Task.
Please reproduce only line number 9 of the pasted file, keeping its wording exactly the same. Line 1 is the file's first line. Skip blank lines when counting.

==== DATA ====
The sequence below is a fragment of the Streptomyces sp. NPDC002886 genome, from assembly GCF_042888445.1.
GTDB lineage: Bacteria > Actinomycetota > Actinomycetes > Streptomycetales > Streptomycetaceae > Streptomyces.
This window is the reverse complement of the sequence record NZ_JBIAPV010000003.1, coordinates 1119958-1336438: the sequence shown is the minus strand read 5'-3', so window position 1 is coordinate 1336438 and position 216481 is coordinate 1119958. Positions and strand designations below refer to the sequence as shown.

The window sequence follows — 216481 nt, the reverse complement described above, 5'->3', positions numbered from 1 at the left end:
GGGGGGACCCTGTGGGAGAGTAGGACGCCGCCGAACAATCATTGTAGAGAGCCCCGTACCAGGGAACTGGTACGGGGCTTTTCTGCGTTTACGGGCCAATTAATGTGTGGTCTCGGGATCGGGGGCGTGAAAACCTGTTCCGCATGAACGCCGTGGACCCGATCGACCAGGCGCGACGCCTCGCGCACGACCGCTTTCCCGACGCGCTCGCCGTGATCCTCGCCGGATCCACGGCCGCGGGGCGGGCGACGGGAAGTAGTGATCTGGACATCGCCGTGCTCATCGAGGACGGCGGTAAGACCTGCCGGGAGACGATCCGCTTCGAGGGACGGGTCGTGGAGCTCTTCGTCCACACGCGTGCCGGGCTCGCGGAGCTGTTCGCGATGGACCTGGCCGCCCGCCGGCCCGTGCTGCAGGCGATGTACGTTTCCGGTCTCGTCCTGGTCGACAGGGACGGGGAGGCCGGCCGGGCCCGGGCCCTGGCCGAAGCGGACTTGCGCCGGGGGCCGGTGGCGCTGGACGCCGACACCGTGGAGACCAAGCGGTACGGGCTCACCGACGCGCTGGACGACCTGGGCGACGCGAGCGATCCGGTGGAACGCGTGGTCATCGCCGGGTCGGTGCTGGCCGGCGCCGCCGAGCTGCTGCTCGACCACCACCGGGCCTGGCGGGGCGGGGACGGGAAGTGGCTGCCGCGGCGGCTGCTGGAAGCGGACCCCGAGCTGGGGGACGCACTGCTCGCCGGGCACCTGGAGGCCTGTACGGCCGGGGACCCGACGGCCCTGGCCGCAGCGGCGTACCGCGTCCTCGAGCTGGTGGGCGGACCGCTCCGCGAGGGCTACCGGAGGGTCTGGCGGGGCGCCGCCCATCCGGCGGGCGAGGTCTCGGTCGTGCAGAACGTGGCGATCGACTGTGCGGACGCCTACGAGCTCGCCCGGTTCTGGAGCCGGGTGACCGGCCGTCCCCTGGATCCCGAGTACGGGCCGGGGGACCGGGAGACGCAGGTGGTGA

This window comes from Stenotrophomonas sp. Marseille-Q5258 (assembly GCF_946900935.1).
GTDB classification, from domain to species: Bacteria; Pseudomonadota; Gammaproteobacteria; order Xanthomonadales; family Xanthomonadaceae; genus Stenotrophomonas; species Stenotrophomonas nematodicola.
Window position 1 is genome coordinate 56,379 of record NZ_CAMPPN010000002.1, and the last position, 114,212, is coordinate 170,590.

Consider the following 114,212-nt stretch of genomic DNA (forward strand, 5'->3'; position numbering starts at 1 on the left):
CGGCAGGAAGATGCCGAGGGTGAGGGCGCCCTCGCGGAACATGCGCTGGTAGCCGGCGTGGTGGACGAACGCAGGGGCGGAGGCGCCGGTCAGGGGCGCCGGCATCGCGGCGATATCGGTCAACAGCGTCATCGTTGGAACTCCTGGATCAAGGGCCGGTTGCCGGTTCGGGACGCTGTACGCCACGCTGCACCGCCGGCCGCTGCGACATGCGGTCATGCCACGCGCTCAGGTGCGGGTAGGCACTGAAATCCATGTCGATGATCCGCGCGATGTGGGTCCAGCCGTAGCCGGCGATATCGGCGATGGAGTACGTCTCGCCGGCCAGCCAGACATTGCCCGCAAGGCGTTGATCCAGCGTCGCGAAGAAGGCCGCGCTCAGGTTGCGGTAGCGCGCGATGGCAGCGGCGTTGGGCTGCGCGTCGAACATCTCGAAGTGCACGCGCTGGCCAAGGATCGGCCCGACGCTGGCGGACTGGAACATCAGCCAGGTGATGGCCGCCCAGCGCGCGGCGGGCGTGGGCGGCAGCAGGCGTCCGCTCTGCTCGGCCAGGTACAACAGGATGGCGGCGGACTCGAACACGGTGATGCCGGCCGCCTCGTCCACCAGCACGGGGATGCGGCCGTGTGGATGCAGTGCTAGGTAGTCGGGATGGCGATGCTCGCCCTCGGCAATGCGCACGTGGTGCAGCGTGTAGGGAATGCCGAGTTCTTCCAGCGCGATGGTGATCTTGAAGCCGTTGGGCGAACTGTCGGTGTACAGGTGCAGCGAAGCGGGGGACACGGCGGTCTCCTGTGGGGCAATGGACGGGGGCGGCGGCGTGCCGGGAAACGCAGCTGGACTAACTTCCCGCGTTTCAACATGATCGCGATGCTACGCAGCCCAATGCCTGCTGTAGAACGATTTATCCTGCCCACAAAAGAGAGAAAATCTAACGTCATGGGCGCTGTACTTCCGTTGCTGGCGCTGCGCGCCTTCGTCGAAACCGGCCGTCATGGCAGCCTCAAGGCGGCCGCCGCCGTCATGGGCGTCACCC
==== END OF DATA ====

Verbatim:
Consider the following 114,212-nt stretch of genomic DNA (forward strand, 5'->3'; position numbering starts at 1 on the left):